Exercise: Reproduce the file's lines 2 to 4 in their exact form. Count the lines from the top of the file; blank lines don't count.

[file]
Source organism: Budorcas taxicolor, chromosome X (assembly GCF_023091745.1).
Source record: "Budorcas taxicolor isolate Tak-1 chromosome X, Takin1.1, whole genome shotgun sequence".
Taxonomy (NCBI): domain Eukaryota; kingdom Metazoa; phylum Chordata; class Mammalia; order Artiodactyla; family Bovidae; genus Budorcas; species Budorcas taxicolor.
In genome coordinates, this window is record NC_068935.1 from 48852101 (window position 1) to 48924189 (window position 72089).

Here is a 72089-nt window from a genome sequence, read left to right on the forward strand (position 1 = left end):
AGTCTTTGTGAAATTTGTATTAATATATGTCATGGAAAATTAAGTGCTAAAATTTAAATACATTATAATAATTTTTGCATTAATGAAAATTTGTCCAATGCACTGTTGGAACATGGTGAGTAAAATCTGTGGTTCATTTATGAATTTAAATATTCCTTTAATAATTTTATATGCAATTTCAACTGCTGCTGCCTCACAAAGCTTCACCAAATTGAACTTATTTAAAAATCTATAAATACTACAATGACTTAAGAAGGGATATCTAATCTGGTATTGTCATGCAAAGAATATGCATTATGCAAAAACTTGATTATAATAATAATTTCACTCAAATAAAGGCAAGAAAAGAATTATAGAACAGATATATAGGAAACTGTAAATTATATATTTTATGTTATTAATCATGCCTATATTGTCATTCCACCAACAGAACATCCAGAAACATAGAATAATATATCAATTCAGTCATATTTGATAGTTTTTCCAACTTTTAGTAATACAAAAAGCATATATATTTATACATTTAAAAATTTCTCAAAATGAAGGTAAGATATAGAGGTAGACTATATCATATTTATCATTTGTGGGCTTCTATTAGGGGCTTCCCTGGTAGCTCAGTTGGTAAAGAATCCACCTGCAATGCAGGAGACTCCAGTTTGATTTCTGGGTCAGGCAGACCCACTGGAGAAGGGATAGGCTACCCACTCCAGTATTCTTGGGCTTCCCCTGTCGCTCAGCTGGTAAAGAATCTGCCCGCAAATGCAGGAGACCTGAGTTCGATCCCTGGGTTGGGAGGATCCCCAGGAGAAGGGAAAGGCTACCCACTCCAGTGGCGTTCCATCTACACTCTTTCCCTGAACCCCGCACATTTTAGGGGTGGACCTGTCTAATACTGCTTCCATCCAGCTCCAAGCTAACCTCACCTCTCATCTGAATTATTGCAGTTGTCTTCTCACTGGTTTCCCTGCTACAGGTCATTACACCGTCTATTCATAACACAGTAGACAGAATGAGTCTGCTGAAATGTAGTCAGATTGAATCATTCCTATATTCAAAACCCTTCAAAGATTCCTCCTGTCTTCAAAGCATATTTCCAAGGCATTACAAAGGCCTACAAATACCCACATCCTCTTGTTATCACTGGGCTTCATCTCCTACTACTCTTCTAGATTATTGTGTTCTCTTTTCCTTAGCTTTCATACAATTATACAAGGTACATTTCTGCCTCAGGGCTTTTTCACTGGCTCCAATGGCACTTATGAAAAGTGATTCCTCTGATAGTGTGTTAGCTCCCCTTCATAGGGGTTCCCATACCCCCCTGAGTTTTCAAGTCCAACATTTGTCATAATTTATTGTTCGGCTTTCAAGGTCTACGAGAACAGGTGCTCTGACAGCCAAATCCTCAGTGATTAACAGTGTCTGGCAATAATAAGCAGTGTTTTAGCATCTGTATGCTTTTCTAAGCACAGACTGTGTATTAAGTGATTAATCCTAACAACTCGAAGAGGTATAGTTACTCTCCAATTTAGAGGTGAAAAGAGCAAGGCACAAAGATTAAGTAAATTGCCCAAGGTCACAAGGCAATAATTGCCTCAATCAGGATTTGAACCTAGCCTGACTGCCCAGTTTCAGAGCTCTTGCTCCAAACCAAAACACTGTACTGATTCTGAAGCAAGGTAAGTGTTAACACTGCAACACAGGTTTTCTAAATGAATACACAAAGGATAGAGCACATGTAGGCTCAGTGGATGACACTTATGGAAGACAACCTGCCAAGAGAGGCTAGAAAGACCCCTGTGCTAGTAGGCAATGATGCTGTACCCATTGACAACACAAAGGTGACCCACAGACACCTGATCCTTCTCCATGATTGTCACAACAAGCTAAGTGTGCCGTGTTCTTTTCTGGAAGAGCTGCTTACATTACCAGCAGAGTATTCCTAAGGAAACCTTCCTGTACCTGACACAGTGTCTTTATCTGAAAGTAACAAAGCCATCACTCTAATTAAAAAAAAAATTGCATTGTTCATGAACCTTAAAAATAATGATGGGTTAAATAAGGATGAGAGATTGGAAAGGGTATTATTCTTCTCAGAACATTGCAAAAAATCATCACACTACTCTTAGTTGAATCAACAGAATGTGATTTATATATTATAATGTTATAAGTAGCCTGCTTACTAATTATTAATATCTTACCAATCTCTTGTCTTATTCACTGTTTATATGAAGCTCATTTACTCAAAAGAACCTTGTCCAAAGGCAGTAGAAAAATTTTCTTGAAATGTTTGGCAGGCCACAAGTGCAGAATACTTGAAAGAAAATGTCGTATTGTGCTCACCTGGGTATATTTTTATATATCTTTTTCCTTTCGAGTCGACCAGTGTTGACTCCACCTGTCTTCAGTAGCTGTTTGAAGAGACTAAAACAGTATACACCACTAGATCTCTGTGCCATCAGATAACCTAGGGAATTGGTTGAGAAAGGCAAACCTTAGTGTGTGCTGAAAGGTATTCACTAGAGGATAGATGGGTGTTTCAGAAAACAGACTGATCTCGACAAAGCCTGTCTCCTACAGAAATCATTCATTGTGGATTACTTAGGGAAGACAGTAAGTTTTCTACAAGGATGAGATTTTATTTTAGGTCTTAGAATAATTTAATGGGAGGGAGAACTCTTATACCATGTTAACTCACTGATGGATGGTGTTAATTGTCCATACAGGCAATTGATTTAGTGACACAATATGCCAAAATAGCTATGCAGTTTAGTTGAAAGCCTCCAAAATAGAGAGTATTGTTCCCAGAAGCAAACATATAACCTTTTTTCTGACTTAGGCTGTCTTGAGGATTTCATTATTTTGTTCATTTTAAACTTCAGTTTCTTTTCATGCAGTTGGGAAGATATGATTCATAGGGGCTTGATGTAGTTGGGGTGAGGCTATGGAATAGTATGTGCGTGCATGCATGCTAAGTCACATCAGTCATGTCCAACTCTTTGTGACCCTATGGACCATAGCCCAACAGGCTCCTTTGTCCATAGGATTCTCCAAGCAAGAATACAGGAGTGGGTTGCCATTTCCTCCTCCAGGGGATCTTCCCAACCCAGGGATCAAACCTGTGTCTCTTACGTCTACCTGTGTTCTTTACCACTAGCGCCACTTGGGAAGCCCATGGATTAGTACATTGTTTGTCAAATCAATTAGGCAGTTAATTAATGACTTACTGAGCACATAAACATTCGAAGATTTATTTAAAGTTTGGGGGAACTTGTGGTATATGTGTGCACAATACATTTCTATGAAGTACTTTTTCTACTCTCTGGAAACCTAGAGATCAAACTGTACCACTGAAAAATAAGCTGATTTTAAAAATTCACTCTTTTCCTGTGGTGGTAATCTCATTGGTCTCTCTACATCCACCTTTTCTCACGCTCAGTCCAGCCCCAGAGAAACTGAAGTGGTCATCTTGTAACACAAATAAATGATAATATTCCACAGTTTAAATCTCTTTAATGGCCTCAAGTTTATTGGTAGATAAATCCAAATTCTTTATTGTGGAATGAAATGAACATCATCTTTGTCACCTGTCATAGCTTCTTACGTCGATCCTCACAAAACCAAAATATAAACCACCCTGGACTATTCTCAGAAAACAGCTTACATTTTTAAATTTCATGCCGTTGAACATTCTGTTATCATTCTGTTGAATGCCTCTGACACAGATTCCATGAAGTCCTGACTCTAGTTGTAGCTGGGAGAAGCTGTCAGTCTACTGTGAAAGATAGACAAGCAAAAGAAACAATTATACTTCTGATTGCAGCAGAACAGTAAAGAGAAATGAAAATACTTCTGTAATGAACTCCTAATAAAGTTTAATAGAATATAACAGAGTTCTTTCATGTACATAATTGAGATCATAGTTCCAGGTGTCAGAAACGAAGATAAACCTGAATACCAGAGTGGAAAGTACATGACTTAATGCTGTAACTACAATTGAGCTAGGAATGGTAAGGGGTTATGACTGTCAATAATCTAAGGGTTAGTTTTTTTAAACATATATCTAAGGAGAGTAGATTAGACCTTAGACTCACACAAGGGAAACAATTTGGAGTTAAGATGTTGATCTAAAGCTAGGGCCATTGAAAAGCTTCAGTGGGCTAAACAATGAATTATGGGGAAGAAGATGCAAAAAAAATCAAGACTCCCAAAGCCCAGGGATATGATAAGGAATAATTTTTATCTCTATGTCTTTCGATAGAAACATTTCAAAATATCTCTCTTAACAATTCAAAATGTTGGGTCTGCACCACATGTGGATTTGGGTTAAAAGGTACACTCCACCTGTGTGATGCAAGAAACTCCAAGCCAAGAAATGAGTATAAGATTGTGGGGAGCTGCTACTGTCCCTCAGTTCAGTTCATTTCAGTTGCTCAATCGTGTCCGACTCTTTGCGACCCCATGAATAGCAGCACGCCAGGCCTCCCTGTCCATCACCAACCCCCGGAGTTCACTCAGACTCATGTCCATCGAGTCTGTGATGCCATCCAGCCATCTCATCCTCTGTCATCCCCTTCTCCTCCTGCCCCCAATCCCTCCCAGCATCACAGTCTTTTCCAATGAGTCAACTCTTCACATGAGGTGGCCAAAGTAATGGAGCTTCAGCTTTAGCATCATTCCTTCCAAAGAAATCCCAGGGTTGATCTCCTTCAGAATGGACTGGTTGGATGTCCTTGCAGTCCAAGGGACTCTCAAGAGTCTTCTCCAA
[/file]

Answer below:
Source record: "Budorcas taxicolor isolate Tak-1 chromosome X, Takin1.1, whole genome shotgun sequence".
Taxonomy (NCBI): domain Eukaryota; kingdom Metazoa; phylum Chordata; class Mammalia; order Artiodactyla; family Bovidae; genus Budorcas; species Budorcas taxicolor.
In genome coordinates, this window is record NC_068935.1 from 48852101 (window position 1) to 48924189 (window position 72089).